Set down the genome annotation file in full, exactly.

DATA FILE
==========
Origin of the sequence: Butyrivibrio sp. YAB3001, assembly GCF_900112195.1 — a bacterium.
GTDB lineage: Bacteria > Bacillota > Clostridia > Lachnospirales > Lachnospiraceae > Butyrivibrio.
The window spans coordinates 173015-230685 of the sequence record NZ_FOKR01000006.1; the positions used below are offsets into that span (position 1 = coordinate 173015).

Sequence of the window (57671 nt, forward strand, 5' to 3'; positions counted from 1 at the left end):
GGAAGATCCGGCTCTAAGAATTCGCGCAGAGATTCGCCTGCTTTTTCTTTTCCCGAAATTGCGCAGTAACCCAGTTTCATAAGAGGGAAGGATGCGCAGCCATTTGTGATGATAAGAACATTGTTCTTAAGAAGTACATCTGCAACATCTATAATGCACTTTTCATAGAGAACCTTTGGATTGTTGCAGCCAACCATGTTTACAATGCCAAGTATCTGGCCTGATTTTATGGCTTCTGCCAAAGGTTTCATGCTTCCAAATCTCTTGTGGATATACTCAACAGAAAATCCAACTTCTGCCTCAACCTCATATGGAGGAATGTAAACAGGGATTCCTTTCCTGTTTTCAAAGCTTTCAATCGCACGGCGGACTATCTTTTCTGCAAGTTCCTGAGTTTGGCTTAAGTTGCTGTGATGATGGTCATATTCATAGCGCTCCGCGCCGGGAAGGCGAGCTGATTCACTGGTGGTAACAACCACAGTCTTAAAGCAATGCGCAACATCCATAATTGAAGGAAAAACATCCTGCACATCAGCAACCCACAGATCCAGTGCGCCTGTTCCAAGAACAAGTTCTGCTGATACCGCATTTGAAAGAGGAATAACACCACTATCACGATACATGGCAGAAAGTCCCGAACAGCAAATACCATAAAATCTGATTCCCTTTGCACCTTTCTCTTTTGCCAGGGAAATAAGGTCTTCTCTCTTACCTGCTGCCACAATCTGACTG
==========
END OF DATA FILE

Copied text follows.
Origin of the sequence: Butyrivibrio sp. YAB3001, assembly GCF_900112195.1 — a bacterium.
GTDB lineage: Bacteria > Bacillota > Clostridia > Lachnospirales > Lachnospiraceae > Butyrivibrio.
The window spans coordinates 173015-230685 of the sequence record NZ_FOKR01000006.1; the positions used below are offsets into that span (position 1 = coordinate 173015).

Sequence of the window (57671 nt, forward strand, 5' to 3'; positions counted from 1 at the left end):
GGAAGATCCGGCTCTAAGAATTCGCGCAGAGATTCGCCTGCTTTTTCTTTTCCCGAAATTGCGCAGTAACCCAGTTTCATAAGAGGGAAGGATGCGCAGCCATTTGTGATGATAAGAACATTGTTCTTAAGAAGTACATCTGCAACATCTATAATGCACTTTTCATAGAGAACCTTTGGATTGTTGCAGCCAACCATGTTTACAATGCCAAGTATCTGGCCTGATTTTATGGCTTCTGCCAAAGGTTTCATGCTTCCAAATCTCTTGTGGATATACTCAACAGAAAATCCAACTTCTGCCTCAACCTCATATGGAGGAATGTAAACAGGGATTCCTTTCCTGTTTTCAAAGCTTTCAATCGCACGGCGGACTATCTTTTCTGCAAGTTCCTGAGTTTGGCTTAAGTTGCTGTGATGATGGTCATATTCATAGCGCTCCGCGCCGGGAAGGCGAGCTGATTCACTGGTGGTAACAACCACAGTCTTAAAGCAATGCGCAACATCCATAATTGAAGGAAAAACATCCTGCACATCAGCAACCCACAGATCCAGTGCGCCTGTTCCAAGAACAAGTTCTGCTGATACCGCATTTGAAAGAGGAATAACACCACTATCACGATACATGGCAGAAAGTCCCGAACAGCAAATACCATAAAATCTGATTCCCTTTGCACCTTTCTCTTTTGCCAGGGAAATAAGGTCTTCTCTCTTACCTGCTGCCACAATCTGACTG